Monday, February 27, 2017

"Carnival of Hopes," Folk Alliance, Part 3

A compilation of weekend status updates--
My first showcase at this year's Folk Alliance featured Janice Jo Lee and Alysha Brilla. It was brilliant, very participatory including some Advil-as-shaker percussion. To say the set exceeded my expectations is saying a lot because I'd spent the night before working security and staring at the two artists' beautiful posters--each promising music that mattered. What I overheard in the hall before the set raised my hopes all the more. 
A man asked one of the two, "So what kind of thing do you do?" 
One of my new heroes replied, "Social justice." 
The man said, "That's really important these days." 
She said, "It's always been important; people are just thinking about it more."
I'll be ordering their catalogues, and I'll be writing more....
Meanwhile, Janice Jo Lee--

As my friend (OKC's Blue Door owner) Greg Johnson pointed out on his Facebook page, many songs took on new meaning in this political climate. It so happens that much of what I've posted so far illustrates that, but there are particularly relevant specifics that will be coming to mind for weeks. One was John Fullbright' s "Fat Man," which had made such a transition from a sort of "found song" about the 19th Century "Monopoly Man" Capitalist villain into something dangerous enough Fullbright assured his audience he didn't really want to kill anyone. Ariana Gillis also pointed out her two year old "Freedom" was written about inhumanity in the age before President Trump. However, she admitted it had new power now, telling a funny story about accidentally buying an Ivanka Trump shirt for a photo shoot....Instead of wearing it, she went without one. In the Gillis's sets, the song that seemed all-but-mystifying because it was so on point was David Gillis's giddily empowering, "I'm Walking Away from a Fight." Such a foot stomping celebration of precious-but-guttering values, it was breathtaking.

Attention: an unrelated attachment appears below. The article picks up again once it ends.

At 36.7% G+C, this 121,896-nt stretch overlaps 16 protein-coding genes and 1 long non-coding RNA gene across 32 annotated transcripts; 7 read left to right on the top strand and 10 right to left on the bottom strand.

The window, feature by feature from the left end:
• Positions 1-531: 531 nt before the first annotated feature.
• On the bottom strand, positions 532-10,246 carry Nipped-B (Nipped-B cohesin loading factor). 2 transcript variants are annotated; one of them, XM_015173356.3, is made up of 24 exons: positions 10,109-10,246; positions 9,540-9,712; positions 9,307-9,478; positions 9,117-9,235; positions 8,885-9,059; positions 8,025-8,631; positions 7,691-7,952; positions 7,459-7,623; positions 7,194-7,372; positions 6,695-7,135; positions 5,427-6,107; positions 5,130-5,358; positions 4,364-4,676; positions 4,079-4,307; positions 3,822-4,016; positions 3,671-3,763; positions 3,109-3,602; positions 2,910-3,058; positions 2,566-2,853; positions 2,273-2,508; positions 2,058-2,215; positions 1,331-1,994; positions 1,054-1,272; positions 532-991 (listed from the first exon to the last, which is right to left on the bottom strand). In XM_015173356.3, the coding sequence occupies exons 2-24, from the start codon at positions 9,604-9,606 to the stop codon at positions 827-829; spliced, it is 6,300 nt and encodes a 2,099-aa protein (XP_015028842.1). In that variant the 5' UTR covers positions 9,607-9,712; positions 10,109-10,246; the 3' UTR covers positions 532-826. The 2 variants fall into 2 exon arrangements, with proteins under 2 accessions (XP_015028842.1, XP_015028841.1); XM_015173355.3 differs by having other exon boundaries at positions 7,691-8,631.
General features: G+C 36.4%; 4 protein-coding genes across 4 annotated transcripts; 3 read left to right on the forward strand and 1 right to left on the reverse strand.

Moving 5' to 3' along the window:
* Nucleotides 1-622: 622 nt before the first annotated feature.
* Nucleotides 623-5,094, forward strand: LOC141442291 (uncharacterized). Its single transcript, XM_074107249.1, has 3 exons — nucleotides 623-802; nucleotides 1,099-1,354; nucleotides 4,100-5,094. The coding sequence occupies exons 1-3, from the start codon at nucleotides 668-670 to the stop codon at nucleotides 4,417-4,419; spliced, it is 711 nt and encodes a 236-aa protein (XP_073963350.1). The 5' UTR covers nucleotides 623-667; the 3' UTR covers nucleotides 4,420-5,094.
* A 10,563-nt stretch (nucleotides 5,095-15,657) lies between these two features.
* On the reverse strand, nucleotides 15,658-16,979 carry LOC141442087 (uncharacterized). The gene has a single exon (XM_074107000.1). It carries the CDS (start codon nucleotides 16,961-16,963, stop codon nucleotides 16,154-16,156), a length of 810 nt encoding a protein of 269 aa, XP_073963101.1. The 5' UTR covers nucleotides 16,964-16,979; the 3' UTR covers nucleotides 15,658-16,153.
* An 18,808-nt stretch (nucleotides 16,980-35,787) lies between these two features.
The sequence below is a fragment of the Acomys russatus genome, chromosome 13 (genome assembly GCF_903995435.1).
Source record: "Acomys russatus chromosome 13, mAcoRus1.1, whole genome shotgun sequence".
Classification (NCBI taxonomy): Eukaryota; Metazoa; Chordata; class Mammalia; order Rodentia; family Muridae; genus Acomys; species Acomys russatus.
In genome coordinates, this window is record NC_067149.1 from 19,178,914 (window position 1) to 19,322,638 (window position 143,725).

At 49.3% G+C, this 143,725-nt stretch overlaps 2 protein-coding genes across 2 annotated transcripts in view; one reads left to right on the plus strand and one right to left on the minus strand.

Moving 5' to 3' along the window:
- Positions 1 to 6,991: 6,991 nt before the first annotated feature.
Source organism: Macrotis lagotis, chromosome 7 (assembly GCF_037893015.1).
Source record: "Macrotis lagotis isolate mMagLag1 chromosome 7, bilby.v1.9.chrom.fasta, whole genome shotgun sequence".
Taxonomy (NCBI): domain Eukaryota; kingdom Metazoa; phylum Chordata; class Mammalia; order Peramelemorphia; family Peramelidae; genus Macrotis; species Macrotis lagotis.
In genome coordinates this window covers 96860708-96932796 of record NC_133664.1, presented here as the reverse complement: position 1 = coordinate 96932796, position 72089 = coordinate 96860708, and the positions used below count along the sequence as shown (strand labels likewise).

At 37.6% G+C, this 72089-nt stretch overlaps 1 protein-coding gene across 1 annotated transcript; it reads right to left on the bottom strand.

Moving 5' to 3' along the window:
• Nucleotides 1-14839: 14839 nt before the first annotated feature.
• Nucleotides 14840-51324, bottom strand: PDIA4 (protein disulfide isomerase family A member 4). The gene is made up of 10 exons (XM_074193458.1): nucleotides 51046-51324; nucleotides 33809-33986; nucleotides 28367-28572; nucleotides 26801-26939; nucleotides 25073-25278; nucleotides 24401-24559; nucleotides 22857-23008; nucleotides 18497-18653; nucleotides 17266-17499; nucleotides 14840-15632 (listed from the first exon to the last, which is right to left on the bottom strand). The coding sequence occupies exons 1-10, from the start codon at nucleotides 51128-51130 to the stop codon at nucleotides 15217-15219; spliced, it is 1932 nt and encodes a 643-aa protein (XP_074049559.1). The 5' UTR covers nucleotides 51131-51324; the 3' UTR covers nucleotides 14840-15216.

This is not from the conference, but of the versions I've found on line it best captures Gillis's defiant energy from last Saturday.....
Bonuses of that show, Ariana shouted "Mama" and "Papa" on the off beat answering the brilliant chorus. Plus, David claims to have remembered all the lyrics, which he apparently didn't in this video. Oh well....

At the more personal end of politics, I felt very fortunate to get to know Jane Kramer, who played this song and another powerful song "Good Woman" in a Saturday night songwriter's round. I was impressed by her voice, her imagery, her melodicism and her way of enjambing a lyric to allow one meaning to hang in the air before turning it with the following phrase.
Kramer does what all my favorite artists do, she validates our most deep seated fears about ourselves and uses vulnerability as the route to honest connection. That's the story of Jimmie Rodgers, Robert Johnson and Patsy Cline as well as Lou Reed and, yes, Mary J. Blige. And that's the story of compassion through confession that seems all but lost in today's politics. 
This is the title track of Kramer' s most recent album, which I've had on my car stereo, alternating with Ariana Gillis's new EP, since the conference. I'm not a big fan of music videos proper, but I was happy to find this because it suggests the beauties the album uncovers with the tender delicacy Kramer uses to unwrap these horses. Oh, and the line for me is, "Unfurl my fist--all you're gonna find is a fraying rope." It's certainly the linchpin for this song if not the album (I'll soon write about at some length)--clinging to hope in an era built by cynicism.

Tuesday, February 21, 2017

"A Small Circle of Friends," Folk Alliance Part 2

The hardest thing about this year's Folk Alliance was just how inspirational it was. Not because inspiration's a bad thing....God knows we could use more of that.... But, because, any sense of what's come before and what lies ahead insists that we shouldn't trust easy agreements.